Targeting mitotic kinases is an emerging anticancer approach with promising preclinical outcomes. Microtubule-associated serine/threonine kinase like (MASTL), also known as Greatwall (Gwl), is an important mitotic kinase that regulates mitotic progression of normal or transformed cells by blocking the activity of tumor suppressor protein phosphatase 2A (PP2A). MASTL upregulation has now been detected in multiple cancer types and associated with aggressive clinicopathological features. Apart, an aberrant MASTL activity has been implicated in oncogenic transformation through the development of chromosomal instability and alteration of key oncogenic signaling pathways. In this regard, recent publications have revealed potential role of MASTL in the regulation of AKT/mTOR and Wnt/β-catenin signaling pathways, which may be independent of its regulation of PP2A-B55 (PP2A holoenzyme containing a B55-family regulatory subunit). Taken together, MASTL kinase has emerged as a novel target for cancer therapeutics, and hence development of small molecule inhibitors of MASTL may significantly improve the clinical outcomes of cancer patients. In this article, we review the role of MASTL in cancer progression and the current gaps in this knowledge. We also discuss potential efficacy of MASTL expression for cancer diagnosis and therapy.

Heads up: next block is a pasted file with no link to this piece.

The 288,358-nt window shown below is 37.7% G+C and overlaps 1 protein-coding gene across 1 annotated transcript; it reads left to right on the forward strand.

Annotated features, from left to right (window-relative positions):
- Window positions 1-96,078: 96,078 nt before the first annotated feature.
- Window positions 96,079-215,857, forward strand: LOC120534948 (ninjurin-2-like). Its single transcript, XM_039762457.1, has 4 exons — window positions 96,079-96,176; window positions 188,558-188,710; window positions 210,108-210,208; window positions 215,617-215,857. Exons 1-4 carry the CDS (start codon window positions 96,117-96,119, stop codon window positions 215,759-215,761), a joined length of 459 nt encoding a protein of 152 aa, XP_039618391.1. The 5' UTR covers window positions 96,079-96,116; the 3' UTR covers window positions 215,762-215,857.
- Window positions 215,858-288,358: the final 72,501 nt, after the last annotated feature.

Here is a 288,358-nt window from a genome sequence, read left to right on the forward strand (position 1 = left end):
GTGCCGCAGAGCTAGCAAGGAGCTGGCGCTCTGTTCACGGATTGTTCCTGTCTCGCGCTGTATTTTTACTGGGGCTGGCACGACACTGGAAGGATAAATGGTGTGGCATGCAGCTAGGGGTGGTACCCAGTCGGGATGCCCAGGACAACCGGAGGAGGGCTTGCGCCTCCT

- CELL cycle
ASJC Scopus subject areas
- Radiology Nuclear Medicine and imaging
- Cancer Research